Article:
Gastroesophageal reflux disease (GERD) is the most common foregut disorder and affects millions of persons worldwide. Epidemiological studies show that the prevalence increases with age and is similar in males and females. In the general population, the prevalence of typical reflux symptoms is up to 30%, and there is an increasing incidence worldwide by 30% every 10 years (1-3). Impairment of quality of life in GERD is relevant, and is largely due to incomplete response to proton-pump inhibitors in patients with high symptom load and night-time reflux causing sleep disturbances (4). Moreover, it is estimated that progression to Barrett’s esophagus, the pre-malignant lesion causing esophageal adenocarcinoma, occurs in 10% of patients under routine medical care over a 5-year follow-up (5).
Historically, in the 1950s, hiatal hernia (HH) was considered a necessary pre-condition for GERD. As a surgeon of this era, Allison devoted his efforts to repairing the diaphragm to treat reflux symptoms and esophagitis at a time when no effective pharmacologic therapy was available (6). Subsequent manometric studies conducted at Mayo Clinic demonstrated that a high-pressure zone, namely the lower esophageal sphincter (LES), was also a key factor in preventing gastroesophageal reflux (7). This finding was later corroborated by anatomical studies demonstrating a muscular equivalent of the manometric LES at the esophago-gastric junction (EGJ) (8).
However, it was not until the 1980s that the “two-sphincter hypothesis” started to emerge (9,10). According to this theory, the antireflux barrier consists of an extrinsic sphincter (the crura) and an intrinsic sphincter (the LES), both playing a crucial role in the maintenance of an efficient EGJ. This implies that failure of one of these two components may facilitate GERD, but it is still debated whether the crura causes LES failure or viceversa. Over the past three decades, the pathophysiology of HH and GERD has been revisited in an effort to clarify the appropriate indications and the role of antireflux surgical therapy in the management of these patients.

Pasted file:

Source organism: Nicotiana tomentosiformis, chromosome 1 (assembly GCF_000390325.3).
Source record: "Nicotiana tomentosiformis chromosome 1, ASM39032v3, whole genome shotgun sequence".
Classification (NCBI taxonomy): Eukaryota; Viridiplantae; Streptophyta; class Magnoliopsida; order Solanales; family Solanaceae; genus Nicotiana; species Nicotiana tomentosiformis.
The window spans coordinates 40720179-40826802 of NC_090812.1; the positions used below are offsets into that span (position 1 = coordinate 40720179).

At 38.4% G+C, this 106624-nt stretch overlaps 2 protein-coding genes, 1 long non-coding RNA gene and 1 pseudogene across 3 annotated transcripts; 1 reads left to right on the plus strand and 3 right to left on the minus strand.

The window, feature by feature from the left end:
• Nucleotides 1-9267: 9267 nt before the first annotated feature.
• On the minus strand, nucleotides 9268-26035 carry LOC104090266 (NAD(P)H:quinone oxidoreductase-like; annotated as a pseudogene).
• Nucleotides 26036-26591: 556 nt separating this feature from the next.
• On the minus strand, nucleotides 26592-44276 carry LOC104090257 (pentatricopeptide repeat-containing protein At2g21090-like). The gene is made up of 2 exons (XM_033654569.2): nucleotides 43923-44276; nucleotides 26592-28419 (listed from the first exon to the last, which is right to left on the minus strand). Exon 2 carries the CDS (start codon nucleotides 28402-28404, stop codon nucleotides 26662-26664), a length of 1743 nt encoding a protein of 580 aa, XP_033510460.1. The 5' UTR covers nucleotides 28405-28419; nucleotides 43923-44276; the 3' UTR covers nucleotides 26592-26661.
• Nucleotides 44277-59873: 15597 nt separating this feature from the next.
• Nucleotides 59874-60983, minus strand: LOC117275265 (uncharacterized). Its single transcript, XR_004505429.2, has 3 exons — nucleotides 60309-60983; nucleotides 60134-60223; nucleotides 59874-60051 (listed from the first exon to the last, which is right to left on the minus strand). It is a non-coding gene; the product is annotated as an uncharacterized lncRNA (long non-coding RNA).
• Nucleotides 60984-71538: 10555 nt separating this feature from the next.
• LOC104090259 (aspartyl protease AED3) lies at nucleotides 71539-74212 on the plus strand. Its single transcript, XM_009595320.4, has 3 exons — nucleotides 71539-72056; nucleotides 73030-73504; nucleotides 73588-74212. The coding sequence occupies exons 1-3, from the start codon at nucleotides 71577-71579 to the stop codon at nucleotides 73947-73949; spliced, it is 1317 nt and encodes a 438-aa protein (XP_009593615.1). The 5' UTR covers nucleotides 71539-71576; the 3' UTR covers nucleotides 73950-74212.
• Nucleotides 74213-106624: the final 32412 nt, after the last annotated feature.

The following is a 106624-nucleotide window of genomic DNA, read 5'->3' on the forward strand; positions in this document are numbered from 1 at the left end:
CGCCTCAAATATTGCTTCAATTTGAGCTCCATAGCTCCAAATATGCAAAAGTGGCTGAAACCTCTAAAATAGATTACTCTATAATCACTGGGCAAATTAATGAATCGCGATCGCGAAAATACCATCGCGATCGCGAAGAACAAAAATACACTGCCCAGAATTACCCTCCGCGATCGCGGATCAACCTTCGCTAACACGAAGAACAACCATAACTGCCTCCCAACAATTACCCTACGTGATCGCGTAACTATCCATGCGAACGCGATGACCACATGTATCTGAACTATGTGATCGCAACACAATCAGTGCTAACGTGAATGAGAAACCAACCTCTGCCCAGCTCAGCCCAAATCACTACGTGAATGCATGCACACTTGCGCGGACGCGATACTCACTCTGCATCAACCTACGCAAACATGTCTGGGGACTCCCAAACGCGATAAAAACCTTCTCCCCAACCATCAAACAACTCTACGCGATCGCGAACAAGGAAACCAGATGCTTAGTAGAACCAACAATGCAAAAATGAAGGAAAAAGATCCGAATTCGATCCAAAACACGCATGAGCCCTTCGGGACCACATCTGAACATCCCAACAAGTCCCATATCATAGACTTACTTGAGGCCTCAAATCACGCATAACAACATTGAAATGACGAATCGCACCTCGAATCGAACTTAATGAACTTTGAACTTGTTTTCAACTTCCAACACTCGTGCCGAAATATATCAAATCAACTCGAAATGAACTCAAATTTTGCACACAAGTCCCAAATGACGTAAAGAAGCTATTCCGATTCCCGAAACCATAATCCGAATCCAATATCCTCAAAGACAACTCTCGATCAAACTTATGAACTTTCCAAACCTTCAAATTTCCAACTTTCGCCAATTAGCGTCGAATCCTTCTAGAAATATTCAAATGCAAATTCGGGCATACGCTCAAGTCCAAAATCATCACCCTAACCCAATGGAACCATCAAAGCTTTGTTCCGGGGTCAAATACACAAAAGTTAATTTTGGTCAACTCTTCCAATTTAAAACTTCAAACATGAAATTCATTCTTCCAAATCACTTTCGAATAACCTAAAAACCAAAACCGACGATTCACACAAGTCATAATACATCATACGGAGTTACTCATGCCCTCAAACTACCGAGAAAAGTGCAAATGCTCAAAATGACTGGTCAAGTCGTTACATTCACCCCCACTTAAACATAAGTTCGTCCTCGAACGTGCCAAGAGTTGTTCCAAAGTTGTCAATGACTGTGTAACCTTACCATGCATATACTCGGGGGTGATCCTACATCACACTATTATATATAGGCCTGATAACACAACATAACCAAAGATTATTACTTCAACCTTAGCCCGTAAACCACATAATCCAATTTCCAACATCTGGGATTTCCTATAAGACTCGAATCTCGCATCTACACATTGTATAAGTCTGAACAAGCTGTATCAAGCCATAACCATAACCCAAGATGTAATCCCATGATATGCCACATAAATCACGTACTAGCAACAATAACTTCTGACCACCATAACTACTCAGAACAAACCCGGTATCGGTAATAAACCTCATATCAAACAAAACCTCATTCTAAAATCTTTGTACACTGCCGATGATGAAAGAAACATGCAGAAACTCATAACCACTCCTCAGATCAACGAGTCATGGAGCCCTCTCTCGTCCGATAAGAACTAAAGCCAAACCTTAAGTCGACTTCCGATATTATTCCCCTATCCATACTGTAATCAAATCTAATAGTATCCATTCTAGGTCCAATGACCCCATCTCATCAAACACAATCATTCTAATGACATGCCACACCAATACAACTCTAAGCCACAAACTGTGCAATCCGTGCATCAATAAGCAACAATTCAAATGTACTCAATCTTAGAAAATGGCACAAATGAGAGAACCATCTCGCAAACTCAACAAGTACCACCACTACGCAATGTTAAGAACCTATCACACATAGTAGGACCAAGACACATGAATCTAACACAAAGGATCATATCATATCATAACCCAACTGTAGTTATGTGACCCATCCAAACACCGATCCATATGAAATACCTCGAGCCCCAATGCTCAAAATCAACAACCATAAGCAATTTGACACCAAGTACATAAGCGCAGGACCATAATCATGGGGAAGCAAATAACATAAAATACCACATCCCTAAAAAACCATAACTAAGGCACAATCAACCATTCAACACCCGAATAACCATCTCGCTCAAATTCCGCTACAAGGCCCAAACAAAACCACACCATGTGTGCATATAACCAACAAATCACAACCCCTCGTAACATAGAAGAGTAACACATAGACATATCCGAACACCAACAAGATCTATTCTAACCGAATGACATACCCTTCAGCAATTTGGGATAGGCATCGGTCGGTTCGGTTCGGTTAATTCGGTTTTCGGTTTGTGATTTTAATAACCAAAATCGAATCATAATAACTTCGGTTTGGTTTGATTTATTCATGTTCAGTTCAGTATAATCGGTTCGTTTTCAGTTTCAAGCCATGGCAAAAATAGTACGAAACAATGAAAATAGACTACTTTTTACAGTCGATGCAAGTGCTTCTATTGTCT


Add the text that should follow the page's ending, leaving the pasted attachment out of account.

Anatomy of the esophagogastric junction
The esophageal hiatus is an elliptically-shaped opening, with a surface area of about 10 cm2, most commonly originating from the right crus of the diaphragm (11). The phreno-esophageal ligament, also known as Laimer membrane, arises from the subdiaphragmatic and endothoracic fascia and attaches the esophagus to the diaphragm. It consists of two sheaths, one enveloping the distal 2–4 cm of the esophagus and inserting into the submucosa, and the other extending inferiorly across the cardia and blending into the gastric serosa, dorsal mesentery and gastrohepatic ligament. The phreno-esophageal ligament confers stability to the EGJ through elastic recoil, allowing the distal esophagus to remain in its natural intra-abdominal position and resist challenges resulting from swallowing, breathing, or abdominal straining. The EGJ is difficult to identify radiologically because of its intrinsic mobility and absence of precise anatomical landmarks. Using endoscopic criteria, the EGJ is the squamocolumnar junction or Z-line or the proximal tip of gastric mucosal folds. Using histologic criteria, the EGJ is the proximal extent of gastric oxyntic epithelium or the point where no submucosal esophageal glands are present. From a surgical standpoint, the EGJ is marked by the peritoneal reflection on the stomach and the junction with the tubular esophagus.
Classification, etiology, and natural history of HH